People ride a sidecar motorcycle in an almost empty street in Kyauktaw in Myanmar on May 14, 2023, ahead of the expected landfall of Cyclone Mocha

Kyauktaw (Myanmar) (AFP) - Cyclone Mocha crashed through Myanmar and southeastern Bangladesh on Sunday, sparing sprawling refugee camps but bringing a storm surge to swathes of western Myanmar where communications were largely cut off.

Mocha made landfall between Cox’s Bazar in Bangladesh and Myanmar’s Sittwe packing winds of up to 195 kilometres (120 miles) per hour, in the biggest storm to hit the Bay of Bengal in over a decade.

By late Sunday the storm had largely passed, AFP correspondents said, and India’s weather office said it would weaken as it hit the rugged hills of Myanmar’s interior.

Some 400-500 makeshift shelters were damaged in camps housing almost one million Rohingya refugees in Bangladesh’s Cox’s Bazar but there were no immediate reports of casualties, refugee commissioner Mizanur Rahman told AFP.

In Teknaf in Bangladesh volunteers emerged to remove fallen trees and other obstacles from the roads, an AFP correspondent said.

Disaster official Kamrul Hasan said the cyclone had caused “no major damage” in Bangladesh, adding authorities had evacuated 750,000 people ahead of the storm.

Communications with the port town of Sittwe in Myanmar were largely cut off following the storm, AFP correspondents said.

Streets in the town of around 150,000 people were turned into rivers as the storm surged ashore, tearing roofs from buildings and downing power lines.

The wind ripped apart homes made of tarpaulin and bamboo at one camp for displaced Rohingya at Kyaukphyu in Myanmar’s Rakhine state.

Its residents were anxiously watching the rising sea tide, camp leader Khin Shwe told AFP.

“We are now going to check whether sea water is increasing to our place… if the seawater rises, our camp can be flooded,” he said.

A man rides a bicycle in an almost empty street in Kyauktaw in Myanmar on May 14, 2023, ahead of the expected landfall of Cyclone Mocha

Thousands left Sittwe on Saturday, packing into trucks, cars and tuk-tuks and heading for higher ground inland as meteorologists warned of a storm surge of up to 3.5 metres (11 feet).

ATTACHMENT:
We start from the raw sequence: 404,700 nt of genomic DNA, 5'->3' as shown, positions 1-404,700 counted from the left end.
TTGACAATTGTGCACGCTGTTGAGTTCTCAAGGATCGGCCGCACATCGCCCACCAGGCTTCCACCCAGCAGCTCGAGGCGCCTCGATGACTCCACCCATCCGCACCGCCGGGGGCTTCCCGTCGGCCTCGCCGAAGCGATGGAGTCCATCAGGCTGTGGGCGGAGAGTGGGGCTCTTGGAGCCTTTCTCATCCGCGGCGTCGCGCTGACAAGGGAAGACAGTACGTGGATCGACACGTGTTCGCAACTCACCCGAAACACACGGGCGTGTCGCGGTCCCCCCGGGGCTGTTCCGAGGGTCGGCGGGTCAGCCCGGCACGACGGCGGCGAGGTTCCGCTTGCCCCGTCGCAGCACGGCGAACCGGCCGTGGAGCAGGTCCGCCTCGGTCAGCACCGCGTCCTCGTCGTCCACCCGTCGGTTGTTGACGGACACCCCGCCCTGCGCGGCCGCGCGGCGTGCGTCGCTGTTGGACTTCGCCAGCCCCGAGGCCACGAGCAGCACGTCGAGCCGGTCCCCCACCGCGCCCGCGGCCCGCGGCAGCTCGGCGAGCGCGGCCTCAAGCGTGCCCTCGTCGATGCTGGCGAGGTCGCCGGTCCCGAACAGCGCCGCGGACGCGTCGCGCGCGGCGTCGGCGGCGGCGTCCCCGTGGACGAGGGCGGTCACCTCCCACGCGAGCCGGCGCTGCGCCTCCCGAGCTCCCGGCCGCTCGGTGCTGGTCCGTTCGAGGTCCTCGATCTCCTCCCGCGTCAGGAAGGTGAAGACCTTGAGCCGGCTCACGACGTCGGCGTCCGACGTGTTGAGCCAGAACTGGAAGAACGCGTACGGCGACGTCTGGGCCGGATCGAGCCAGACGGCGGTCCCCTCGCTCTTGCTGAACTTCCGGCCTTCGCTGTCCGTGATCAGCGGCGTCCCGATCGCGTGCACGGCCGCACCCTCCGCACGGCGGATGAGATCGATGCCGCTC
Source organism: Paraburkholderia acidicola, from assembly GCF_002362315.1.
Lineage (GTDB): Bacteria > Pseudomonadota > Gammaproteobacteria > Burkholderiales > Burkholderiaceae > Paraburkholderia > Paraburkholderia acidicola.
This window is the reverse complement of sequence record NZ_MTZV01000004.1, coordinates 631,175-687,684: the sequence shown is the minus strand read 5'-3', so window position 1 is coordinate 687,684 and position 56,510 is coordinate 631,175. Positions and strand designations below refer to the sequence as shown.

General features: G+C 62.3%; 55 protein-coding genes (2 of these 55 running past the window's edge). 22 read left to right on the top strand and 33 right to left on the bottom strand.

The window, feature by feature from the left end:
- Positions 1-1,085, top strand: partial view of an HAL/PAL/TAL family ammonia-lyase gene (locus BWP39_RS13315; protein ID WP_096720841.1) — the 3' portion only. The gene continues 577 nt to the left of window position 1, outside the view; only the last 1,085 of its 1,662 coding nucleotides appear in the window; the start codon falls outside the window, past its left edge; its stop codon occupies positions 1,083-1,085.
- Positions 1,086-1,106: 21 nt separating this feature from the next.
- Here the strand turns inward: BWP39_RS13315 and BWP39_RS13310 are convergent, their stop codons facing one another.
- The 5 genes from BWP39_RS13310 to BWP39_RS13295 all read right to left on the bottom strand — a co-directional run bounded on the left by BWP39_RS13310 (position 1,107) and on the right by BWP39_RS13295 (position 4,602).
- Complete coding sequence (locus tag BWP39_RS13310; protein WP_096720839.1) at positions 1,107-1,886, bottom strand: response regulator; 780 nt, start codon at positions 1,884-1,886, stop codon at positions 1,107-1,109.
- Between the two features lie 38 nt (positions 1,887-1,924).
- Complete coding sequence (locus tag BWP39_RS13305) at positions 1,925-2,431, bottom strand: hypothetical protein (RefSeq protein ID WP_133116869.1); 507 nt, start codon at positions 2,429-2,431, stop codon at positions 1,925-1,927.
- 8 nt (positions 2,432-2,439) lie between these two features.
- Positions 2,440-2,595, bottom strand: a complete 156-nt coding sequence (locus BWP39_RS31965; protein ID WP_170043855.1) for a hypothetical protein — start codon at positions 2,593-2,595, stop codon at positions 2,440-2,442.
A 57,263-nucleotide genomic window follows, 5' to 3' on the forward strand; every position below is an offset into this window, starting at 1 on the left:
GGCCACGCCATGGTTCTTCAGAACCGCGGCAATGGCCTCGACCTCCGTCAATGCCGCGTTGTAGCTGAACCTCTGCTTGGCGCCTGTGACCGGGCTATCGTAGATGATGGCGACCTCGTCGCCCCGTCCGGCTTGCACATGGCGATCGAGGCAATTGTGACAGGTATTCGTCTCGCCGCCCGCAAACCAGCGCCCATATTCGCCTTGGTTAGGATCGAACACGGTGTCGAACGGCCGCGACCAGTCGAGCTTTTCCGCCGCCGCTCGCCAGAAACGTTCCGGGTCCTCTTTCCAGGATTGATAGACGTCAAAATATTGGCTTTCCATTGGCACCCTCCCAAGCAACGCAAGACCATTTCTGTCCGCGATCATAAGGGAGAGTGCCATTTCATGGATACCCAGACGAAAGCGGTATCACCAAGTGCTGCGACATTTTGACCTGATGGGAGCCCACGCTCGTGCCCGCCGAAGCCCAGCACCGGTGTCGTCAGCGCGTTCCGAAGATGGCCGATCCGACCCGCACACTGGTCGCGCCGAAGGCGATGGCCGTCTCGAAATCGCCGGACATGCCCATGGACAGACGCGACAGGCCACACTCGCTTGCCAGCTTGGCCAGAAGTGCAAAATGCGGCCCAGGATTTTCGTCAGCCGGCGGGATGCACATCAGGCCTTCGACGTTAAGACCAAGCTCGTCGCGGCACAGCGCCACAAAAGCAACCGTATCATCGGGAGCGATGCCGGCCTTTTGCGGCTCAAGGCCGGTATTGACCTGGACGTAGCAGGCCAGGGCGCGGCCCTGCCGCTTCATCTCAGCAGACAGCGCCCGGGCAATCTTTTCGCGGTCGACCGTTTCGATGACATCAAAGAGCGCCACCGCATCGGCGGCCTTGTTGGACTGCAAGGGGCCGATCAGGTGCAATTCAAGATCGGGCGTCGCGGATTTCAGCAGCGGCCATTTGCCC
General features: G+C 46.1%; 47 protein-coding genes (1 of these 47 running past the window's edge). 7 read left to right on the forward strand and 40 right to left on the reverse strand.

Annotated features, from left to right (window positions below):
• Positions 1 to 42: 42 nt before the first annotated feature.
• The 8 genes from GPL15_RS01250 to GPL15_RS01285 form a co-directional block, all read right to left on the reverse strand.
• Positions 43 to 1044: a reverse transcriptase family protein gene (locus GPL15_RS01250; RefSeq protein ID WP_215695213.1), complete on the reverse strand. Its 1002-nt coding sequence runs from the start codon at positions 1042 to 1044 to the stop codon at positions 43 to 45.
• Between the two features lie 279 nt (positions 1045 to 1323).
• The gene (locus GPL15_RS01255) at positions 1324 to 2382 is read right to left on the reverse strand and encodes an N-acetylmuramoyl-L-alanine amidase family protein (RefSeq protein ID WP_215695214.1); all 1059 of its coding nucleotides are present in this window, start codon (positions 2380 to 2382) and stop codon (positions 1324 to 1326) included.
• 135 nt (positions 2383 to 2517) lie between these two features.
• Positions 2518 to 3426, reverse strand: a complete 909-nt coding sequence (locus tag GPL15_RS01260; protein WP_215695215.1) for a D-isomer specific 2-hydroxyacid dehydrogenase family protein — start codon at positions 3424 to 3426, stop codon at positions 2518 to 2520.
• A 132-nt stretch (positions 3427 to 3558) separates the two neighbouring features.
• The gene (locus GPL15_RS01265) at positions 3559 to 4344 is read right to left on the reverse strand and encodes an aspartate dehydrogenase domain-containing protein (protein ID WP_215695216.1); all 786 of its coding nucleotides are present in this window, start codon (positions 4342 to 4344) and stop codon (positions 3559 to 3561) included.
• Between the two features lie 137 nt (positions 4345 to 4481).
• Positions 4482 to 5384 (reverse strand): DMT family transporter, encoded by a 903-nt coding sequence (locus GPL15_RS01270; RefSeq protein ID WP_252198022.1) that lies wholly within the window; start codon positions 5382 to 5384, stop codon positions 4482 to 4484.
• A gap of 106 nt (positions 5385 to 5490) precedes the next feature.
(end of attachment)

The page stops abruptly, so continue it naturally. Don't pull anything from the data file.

“We are not okay because we didn’t bring food and other things to cook,” said Maung Win, 57, who spent the night in a shelter in Kyauktaw town further inland. “We can only wait to get food from people’s donations.”

- ‘Major emergency’ -

The Myanmar Red Cross Society said it was “preparing for a major emergency response”.

In Bangladesh, authorities have banned Rohingya refugees from constructing concrete homes, fearing it may encourage them to settle permanently rather than return to Myanmar, which they fled five years ago following a brutal military crackdown.

The camps are generally slightly inland but most of them are built on hillsides, exposing them to the threat of landslides.

Forecasters expect the cyclone to bring a deluge of rain, which can trigger landslips.

People evacuate in Sittwe in Myanmar's Rakhine state on May 13, 2023, ahead of the expected landfall of Cyclone Mocha on May 14

Hundreds of people also fled Bangladesh’s Saint Martin’s island, a local resort area right in the storm’s path, with thousands more moving to cyclone shelters on the coral outcrop.

The storm had uprooted hundreds of trees on the island councillor Noor Ahmed told AFP.

“But we don’t have any reports of death. Two persons were injured as they were hit by fallen trees.”

Cyclone Mocha is the most powerful storm to hit Bangladesh since Cyclone Sidr, Azizur Rahman, the head of Bangladesh’s Meteorological Department, told AFP.

Sidr hit Bangladesh’s southern coast in November 2007, killing more than 3,000 people and causing billions of dollars in damage.

In recent years, better forecasting and more effective evacuation planning have dramatically reduced the death toll from such storms.

Operations were suspended at Bangladesh’s largest seaport, Chittagong, with boat transport and fishing also halted.

Cyclones – the equivalent of hurricanes in the North Atlantic or typhoons in the Northwest Pacific – are a regular and deadly menace on the coast of the northern Indian Ocean where tens of millions of people live.

Cyclone Nargis devastated Myanmar’s Irrawaddy Delta in 2008, killing at least 138,000 people.

Scientists have warned that storms are becoming more powerful as the world gets warmer because of climate change.